What is the best solution for database connection pooling in python?

By : John
Source: Stackoverflow.com
Question!

I have developed some custom DAO-like classes to meet some very specialized requirements for my project that is a server-side process that does not run inside any kind of framework.

The solution works great except that every time a new request is made, I open a new connection via MySQLdb.connect.

What is the best "drop in" solution to switch this over to using connection pooling in python? I am imagining something like the commons DBCP solution for Java.

The process is long running and has many threads that need to make requests, but not all at the same time... specifically they do quite a lot of work before brief bursts of writing out a chunk of their results.

Edited to add: After some more searching I found anitpool.py which looks decent, but as I'm relatively new to python I guess I just want to make sure I'm not missing a more obvious/more idiomatic/better solution.

By : John


Answers

Wrap your connection class.

Set a limit on how many connections you make. Return an unused connection. Intercept close to free the connection.

Update: I put something like this in dbpool.py:

import sqlalchemy.pool as pool
import MySQLdb as mysql
mysql = pool.manage(mysql)
By : Chris


Old thread, but for general-purpose pooling (connections or any expensive object), I use something like:

def pool(ctor, limit=None):
    local_pool = multiprocessing.Queue()
    n = multiprocesing.Value('i', 0)
    @contextlib.contextmanager
    def pooled(ctor=ctor, lpool=local_pool, n=n):
        # block iff at limit
        try: i = lpool.get(limit and n.value >= limit)
        except multiprocessing.queues.Empty:
            n.value += 1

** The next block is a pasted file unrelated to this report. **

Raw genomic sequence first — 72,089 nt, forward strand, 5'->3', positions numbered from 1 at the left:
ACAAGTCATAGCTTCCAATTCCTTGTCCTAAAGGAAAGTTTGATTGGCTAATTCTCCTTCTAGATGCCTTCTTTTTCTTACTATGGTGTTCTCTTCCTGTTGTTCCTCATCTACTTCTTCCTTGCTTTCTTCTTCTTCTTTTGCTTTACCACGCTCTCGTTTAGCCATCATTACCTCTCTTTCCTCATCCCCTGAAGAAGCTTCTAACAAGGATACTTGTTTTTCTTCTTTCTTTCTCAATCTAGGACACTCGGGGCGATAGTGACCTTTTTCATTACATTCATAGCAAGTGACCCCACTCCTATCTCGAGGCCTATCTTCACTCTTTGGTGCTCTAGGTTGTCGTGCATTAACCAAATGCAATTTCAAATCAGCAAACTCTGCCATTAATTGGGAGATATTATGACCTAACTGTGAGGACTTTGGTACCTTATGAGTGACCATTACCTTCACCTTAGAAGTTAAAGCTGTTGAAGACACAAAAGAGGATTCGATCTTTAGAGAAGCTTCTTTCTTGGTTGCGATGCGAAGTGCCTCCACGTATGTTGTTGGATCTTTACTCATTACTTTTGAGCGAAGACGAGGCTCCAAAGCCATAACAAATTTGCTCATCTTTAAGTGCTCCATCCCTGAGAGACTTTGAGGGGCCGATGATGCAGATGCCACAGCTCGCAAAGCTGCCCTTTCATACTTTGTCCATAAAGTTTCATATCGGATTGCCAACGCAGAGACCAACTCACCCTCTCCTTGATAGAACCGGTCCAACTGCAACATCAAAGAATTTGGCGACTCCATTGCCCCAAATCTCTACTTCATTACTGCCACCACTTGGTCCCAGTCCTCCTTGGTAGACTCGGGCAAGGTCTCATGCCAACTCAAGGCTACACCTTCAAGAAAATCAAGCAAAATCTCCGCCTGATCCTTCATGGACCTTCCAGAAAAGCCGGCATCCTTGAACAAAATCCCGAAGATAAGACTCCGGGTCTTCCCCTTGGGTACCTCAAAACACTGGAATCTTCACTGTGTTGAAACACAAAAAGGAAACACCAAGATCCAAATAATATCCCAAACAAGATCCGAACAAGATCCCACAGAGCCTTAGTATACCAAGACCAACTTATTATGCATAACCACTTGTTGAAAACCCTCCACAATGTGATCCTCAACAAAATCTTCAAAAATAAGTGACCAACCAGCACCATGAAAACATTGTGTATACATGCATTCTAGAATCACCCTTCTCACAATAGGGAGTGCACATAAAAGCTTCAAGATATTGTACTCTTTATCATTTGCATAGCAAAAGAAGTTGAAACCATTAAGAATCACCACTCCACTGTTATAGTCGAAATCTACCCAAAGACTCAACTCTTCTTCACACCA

i = ctor()
        yield i
        lpool.put(i)
    return pooled

Which constructs lazily, has an optional limit, and should generalize to any use case I can think of. Of course, this assumes that you really need the pooling of whatever resource, which you may not for many modern SQL-likes. Usage:

# in main:
my_pool = pool(lambda: do_something())
# in thread:
with my_pool() as my_obj:
    my_obj.do_something()

This does assume that whatever object ctor creates has an appropriate destructor if needed (some servers don't kill connection objects unless they are closed explicitly).



Making your own connection pool is a BAD idea if your app ever decides to start using multi-threading. Making a connection pool for a multi-threaded application is much more complicated than one for a single-threaded application. You can use something like PySQLPool in that case.

It's also a BAD idea to use an ORM if you're looking for performance.

If you'll be dealing with huge/heavy databases that have to handle lots of selects, inserts, updates and deletes at the same time, then you're going to need performance, which means you'll need custom SQL written to optimize lookups and lock times. With an ORM you don't usually have that flexibility.

So basically, yeah, you can make your own connection pool and use ORMs but only if you're sure you won't need anything of what I just described.

By : flexo


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By: admin